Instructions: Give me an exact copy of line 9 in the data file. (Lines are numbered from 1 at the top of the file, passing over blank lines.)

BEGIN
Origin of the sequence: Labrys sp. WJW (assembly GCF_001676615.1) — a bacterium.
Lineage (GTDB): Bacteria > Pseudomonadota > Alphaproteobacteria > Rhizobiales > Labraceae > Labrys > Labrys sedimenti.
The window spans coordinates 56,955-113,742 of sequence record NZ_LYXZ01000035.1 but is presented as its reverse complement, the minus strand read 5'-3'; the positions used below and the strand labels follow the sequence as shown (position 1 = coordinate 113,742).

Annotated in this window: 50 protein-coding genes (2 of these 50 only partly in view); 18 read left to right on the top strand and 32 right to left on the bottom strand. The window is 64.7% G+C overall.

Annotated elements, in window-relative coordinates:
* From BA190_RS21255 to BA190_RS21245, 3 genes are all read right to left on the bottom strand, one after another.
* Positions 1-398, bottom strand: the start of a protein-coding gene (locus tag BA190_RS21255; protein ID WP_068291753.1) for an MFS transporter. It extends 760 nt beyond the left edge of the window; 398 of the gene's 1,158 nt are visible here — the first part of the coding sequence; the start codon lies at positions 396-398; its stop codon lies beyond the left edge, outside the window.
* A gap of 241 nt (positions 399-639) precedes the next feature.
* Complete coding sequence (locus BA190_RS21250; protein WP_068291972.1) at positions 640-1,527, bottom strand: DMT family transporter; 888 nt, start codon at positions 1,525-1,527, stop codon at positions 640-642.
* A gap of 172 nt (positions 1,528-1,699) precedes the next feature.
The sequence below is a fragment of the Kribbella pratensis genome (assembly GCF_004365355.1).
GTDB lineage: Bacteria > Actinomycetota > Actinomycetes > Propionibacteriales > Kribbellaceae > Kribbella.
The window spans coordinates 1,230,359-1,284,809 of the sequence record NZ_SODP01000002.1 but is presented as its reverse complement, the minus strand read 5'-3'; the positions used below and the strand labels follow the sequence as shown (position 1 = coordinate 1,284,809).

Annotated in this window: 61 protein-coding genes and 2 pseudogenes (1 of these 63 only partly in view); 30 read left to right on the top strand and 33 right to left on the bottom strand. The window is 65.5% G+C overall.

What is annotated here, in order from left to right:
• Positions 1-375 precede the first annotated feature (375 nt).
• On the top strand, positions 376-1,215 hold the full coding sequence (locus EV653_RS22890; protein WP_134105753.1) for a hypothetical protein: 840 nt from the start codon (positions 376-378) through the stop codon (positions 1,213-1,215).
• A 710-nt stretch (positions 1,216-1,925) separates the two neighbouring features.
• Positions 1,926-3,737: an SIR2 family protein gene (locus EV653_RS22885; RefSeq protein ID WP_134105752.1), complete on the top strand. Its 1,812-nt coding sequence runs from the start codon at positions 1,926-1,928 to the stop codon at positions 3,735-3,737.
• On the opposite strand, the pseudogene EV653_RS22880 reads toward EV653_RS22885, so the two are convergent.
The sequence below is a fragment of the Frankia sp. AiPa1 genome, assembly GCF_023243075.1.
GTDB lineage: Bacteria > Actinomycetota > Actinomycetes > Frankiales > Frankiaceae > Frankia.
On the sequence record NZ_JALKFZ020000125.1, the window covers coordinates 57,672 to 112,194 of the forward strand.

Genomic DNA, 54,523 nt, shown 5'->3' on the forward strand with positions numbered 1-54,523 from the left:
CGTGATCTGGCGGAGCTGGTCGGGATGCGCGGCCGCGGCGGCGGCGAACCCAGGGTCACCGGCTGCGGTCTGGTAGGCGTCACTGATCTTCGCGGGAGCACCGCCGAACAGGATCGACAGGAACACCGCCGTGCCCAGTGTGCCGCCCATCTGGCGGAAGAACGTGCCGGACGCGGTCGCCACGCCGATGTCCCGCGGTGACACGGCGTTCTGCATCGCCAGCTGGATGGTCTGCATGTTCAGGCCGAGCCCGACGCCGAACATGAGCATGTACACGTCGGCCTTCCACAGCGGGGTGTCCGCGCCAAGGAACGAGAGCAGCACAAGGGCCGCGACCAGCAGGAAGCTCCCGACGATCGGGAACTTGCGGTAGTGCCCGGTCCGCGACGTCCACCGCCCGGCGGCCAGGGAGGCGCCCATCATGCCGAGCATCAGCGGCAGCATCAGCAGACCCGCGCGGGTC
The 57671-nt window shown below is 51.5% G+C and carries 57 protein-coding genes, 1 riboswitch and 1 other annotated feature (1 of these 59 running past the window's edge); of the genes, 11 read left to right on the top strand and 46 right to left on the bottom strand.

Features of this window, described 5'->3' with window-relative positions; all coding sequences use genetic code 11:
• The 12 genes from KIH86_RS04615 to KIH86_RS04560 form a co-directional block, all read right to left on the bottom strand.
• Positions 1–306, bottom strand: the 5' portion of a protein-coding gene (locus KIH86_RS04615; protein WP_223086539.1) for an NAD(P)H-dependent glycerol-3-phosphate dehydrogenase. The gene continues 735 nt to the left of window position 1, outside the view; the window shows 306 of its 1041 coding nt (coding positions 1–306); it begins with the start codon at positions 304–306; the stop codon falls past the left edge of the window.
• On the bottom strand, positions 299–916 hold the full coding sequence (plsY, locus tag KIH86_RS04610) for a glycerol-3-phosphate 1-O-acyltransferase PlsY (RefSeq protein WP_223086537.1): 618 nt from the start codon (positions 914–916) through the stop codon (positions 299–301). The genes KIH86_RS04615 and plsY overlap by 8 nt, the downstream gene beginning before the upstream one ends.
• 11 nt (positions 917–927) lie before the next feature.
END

* Complete coding sequence (locus BA190_RS21250; protein WP_068291972.1) at positions 640-1,527, bottom strand: DMT family transporter; 888 nt, start codon at positions 1,525-1,527, stop codon at positions 640-642.